My Haircut

Scissors, baby. I didn't want to mention it yesterday because it was already so late in the day, and I was afraid some of you might not sleep. I know how you worry. The thing is, I had a haircut earlier in the day, but my barber couldn't find her own scissors so she borrowed some from one of her students. She has students because a few years ago she decided to start a school—as a kind of sideline, I suppose—to train people to do what she does, which generally involves cutting off other people's hair. They do supplementary things, too, like filing down customers' fingernails and giving them footbaths, but mostly they concentrate on hair.

Anyway, the only scissors she could find looked like those tiny scissors you see in preschool, or kindergarten. I didn't even notice it until she started mumbling about how my haircut was going to take all day because the scissors were so small, but I didn't want to say anything about it because it's never a good idea to antagonize your barber. I think Van Gogh antagonized his barber, but he didn't want anyone to know the real story. So I just sat there trying to think of something pleasant to say, but then she started cutting at high speed. I guess she was trying to make up for lost time because the little scissors can't cut off much hair at once, the way her regular scissors do. Finally, she said "there," and pulled off the big plastic haircut bib, which is the signal for me to get out of the chair.

One of my barber's students had been standing off to the side observing her technique, but he covered his mouth with his hand and ran into the back of the shop when I stood up. I could hear him making choking, snorting sounds as I paid for my haircut, but my barber was standing there with her hand on her hip, so I just thanked her and left. Since the barber's chair had been rotated away from its usual position where I can see what's happening in the mirror, it wasn't until I got home that I began to understand the full extent of the damage my barber had done with those baby scissors.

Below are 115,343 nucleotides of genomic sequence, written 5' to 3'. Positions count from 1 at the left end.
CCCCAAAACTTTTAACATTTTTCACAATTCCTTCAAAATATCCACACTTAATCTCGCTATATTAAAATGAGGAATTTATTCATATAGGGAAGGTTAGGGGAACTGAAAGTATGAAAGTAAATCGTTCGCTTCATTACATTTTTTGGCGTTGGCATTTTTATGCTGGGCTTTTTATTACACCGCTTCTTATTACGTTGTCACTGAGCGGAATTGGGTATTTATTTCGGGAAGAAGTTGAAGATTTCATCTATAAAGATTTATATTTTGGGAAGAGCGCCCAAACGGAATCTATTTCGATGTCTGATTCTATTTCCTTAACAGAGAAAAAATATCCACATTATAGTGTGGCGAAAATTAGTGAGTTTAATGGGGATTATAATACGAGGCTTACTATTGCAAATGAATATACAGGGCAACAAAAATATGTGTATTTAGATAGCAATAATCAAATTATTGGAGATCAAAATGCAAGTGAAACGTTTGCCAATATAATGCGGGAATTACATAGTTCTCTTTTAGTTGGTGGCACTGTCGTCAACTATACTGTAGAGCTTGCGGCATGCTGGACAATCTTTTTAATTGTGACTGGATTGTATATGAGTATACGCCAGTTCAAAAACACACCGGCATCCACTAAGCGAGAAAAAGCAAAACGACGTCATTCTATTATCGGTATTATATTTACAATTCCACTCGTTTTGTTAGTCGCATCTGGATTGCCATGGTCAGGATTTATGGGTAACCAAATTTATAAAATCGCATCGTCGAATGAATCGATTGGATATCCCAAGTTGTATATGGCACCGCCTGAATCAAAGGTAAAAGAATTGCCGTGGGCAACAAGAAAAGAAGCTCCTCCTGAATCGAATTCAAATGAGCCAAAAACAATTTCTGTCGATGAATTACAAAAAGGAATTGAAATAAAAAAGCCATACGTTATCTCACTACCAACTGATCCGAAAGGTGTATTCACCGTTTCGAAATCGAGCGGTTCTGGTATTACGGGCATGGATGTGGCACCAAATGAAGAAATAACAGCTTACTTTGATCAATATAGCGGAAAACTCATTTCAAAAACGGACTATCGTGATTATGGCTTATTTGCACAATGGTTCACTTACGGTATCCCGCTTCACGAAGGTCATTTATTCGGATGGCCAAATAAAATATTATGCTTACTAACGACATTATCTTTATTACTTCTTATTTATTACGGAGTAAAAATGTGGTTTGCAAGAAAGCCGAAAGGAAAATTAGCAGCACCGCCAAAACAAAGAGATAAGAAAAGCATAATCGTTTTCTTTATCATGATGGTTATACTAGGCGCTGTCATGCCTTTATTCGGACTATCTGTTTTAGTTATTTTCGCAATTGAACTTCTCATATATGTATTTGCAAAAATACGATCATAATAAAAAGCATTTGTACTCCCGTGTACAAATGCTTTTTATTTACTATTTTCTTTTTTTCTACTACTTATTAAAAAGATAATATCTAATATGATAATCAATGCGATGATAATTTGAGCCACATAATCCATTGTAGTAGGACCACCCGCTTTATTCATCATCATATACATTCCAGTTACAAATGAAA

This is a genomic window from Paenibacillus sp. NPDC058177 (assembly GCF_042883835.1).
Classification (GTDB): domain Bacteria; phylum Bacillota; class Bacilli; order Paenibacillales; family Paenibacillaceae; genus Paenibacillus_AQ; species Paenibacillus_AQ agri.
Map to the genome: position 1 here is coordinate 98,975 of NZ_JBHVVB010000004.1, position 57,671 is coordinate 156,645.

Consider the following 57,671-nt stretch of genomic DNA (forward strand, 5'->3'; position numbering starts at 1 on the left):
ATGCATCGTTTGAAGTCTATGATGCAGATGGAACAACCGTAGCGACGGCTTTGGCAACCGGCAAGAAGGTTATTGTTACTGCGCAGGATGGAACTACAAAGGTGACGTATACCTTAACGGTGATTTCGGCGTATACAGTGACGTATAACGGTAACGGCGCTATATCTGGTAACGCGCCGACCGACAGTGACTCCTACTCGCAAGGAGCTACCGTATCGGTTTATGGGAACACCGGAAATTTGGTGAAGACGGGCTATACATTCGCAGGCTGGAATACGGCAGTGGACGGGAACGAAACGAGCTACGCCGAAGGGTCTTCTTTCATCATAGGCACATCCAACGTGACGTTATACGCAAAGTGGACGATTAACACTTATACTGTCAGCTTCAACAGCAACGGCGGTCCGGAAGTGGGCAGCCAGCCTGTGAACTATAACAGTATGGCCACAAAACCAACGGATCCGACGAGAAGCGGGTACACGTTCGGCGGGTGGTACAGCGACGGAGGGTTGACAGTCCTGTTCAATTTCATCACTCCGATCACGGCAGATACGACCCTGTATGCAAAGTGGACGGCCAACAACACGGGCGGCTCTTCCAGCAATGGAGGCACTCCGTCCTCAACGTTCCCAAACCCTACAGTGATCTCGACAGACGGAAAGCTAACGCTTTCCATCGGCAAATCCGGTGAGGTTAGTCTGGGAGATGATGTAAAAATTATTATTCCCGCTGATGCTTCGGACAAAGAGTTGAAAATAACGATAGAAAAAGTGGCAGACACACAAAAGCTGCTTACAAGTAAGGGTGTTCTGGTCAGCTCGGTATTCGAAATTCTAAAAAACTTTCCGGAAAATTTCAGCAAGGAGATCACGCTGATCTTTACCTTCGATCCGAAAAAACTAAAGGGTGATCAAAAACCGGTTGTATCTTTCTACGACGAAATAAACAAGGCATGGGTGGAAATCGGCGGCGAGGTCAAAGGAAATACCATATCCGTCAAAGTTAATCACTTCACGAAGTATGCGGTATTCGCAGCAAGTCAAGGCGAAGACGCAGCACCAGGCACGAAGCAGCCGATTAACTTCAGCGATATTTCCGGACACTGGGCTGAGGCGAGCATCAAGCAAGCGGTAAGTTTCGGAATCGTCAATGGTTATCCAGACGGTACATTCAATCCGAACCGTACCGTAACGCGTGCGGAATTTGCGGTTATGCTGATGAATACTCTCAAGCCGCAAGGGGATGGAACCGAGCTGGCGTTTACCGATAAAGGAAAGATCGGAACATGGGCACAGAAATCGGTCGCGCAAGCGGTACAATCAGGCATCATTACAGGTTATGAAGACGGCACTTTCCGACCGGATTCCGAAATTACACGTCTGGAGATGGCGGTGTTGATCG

Certain breeds of dogs—notably those originating from cold climates—have a thick layer of fur under their outer coats, and this time of year they begin a kind of molting process. Their undercoats come off in pointy tufts, so for a while the dogs resemble unkempt mountain goats, or disheveled Yaks. If you were to combine the appearance of a molting Husky with that of a newly hatched goose, you'd have a pretty good idea of my new look, and you might then also understand why I lapsed into a fugue state shortly thereafter.

I didn't regain my senses until well after dark, and by that time I had apparently wandered into the bad neighborhood south of town. I know this because the policeman told me so. Today the situation doesn't seem quite so bleak, and the nylon stocking I'm using to cover my head lends me, I think, an air of quiet sophistication. My hair will grow back eventually, but in the meantime I'm planning to leverage my new look. I've always wanted to be a jazz singer, but felt I lacked the coolness. Not anymore.


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